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RBC — Rio Blanco County’s fairgrounds are quiet this week.
At least compared to last weekend.
The place was buzzing all weekend long — and even before that — with all sorts of activities associated with the annual Rio Blanco County fair.
One of the highlights each year, as well as the grand finale of the fair, was the livestock sale last Saturday night.
(Editor’s note: Results from the fair are expected to publish in next week’s Herald Times after results are compiled by the Extension Office.)
From Megan Ridings, 17, of Meeker, who has been involved in 4-H since she was 6, to Mary Jane Davies, 87, visiting from Nipomo, Calif., youth, as well as adults, of all ages participated in the fair.
Davies was in town visiting her daughter and her husband, Carol and Rick Rowlee, and was persuaded to enter one of her chocolate fudge pies in the county fair.
“He (Rick) ate half of one last night,” Davies said after bringing one of her pies to the exhibit hall. “I still have one left in the freezer, if Rick doesn’t get to it.”
The fair culminates months of hard work and investment by 4-H’ers and their parents. And it has its rewards.
Just ask Dr. Kellie Turner.
Her husband, Coley, was in a Denver hospital, while their son, Casey, 9, the only one of their three children old enough to compete in 4-H, was showing his animals in the fair for the first time.
But, unfortunately, his dad couldn’t be there.
The previous weekend, during the 4-H horse show, Coley had his right thumb almost completely severed in a roping accident.
“It’s the kind of injury a roper can get,” Kellie said. “But it was his (Coley’s) first injury as a roper.”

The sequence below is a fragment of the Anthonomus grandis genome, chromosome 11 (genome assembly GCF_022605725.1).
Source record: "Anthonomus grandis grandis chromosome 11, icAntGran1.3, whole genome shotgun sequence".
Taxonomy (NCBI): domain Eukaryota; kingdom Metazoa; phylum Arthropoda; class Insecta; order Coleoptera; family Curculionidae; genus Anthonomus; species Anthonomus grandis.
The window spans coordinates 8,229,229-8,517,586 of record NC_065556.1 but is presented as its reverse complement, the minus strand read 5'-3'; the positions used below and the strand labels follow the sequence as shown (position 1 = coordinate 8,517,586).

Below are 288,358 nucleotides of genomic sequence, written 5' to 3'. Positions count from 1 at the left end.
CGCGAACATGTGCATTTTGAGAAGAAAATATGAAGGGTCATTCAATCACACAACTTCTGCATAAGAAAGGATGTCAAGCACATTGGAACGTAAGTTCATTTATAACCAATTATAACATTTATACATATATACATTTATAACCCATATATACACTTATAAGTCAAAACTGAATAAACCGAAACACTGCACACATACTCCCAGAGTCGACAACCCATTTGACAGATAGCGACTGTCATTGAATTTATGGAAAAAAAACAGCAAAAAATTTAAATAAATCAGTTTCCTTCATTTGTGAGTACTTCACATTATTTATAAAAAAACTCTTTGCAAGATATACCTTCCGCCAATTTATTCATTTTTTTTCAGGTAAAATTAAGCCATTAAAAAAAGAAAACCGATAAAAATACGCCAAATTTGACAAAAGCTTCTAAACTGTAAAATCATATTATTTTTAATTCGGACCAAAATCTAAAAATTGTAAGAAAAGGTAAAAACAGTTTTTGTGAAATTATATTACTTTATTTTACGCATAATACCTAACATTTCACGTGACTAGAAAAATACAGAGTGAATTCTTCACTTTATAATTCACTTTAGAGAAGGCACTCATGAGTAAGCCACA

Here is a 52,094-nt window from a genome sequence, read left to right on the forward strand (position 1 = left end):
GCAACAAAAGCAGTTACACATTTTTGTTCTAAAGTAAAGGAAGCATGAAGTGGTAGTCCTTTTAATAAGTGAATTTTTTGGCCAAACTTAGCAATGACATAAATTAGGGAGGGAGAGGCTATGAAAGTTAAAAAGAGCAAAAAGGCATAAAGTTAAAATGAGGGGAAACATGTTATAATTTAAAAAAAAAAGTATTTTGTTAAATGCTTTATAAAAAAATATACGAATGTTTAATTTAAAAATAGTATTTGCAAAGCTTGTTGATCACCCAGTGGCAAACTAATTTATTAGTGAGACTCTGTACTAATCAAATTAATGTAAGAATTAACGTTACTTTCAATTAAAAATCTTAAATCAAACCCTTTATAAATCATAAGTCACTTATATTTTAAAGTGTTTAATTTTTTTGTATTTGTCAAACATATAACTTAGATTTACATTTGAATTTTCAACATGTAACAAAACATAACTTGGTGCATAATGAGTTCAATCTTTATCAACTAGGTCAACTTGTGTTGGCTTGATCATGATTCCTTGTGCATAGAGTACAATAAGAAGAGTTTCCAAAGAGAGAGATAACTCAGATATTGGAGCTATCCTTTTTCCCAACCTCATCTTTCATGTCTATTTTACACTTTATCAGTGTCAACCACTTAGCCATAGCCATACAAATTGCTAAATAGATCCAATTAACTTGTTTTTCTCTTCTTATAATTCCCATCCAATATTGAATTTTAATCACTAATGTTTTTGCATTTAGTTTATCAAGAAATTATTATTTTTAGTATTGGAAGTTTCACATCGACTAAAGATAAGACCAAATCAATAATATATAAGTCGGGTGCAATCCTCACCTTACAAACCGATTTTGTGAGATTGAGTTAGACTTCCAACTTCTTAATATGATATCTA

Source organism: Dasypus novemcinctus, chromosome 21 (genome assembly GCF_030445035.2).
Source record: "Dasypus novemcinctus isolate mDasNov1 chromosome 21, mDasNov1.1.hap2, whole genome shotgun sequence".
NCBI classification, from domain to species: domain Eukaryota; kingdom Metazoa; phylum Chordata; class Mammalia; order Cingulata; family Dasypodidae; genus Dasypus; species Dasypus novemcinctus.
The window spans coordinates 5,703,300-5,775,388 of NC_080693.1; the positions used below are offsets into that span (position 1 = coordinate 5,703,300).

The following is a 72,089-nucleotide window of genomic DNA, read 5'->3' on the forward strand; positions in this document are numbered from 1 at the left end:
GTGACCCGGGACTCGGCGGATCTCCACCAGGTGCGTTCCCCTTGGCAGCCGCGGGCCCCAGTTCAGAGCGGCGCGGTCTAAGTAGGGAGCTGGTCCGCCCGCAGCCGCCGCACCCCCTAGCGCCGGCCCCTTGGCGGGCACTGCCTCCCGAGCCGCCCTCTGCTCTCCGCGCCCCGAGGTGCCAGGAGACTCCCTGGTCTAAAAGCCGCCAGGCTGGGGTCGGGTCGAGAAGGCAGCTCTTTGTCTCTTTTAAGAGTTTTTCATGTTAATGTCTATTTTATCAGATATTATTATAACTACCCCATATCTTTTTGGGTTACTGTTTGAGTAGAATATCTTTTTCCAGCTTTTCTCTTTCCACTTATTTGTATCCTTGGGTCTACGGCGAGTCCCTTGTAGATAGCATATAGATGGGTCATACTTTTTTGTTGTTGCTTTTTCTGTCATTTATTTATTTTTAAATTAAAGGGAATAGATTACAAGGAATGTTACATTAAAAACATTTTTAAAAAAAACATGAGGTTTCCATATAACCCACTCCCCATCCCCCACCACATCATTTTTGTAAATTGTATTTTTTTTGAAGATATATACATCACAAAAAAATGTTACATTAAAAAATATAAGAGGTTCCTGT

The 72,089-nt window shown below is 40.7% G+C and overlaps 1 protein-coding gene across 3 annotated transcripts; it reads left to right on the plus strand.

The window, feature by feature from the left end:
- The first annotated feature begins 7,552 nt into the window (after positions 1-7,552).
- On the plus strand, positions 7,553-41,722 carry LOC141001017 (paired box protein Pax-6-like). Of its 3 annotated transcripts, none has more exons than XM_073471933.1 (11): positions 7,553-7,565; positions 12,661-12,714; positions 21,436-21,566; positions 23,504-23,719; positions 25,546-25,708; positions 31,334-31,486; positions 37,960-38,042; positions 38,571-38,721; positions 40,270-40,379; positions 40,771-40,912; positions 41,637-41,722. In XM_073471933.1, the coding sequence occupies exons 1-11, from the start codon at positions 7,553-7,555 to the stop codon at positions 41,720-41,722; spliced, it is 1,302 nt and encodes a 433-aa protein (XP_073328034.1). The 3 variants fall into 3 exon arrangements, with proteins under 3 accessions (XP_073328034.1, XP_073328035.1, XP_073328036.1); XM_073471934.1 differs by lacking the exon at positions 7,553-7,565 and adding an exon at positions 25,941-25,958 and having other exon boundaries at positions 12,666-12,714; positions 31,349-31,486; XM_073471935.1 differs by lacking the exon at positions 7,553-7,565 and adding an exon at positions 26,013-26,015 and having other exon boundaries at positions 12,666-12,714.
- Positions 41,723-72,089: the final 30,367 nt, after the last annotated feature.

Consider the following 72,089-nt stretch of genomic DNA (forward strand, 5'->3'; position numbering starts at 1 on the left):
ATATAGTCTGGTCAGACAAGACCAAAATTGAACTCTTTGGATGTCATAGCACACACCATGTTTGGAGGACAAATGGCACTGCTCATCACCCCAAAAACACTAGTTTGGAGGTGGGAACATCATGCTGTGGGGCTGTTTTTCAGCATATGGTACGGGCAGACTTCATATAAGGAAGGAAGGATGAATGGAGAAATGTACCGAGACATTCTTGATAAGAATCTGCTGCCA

Ironically, Coley is the former shop teacher at Meeker High School, Kellie said. He will switch to teaching physical education this year.
“I told him you finally get out of shop and switch to PE and he almost loses a finger,” Kellie said.
She wasn’t at the fairgrounds when her husband’s accident occurred.
“When I heard I was getting ready to go to (the Smoking River) powwow,” she said.
Kellie, who is a general practice physician, accompanied her husband on the helicopter flight from Meeker to Denver.
So, while Coley was in the hospital, Casey was showing at the county fair.
“He (Casey) had been working with his dad all summer,” Kellie said. “But his dad is in Denver missing it (the fair). He (Coley) is going crazy not being here.”
Doctors in Denver re-attached Coley’s thumb and the prognosis looks good, Kellie said. He came home from the hospital Monday night.
In Coley’s absence, family and friends stepped in and rallied around around Casey, offering help and encouragement during the fair.
“People have been incredible,” Kellie said. “This is one of the good things about a small town.”
By the way, Casey won showmanship in the junior swine division.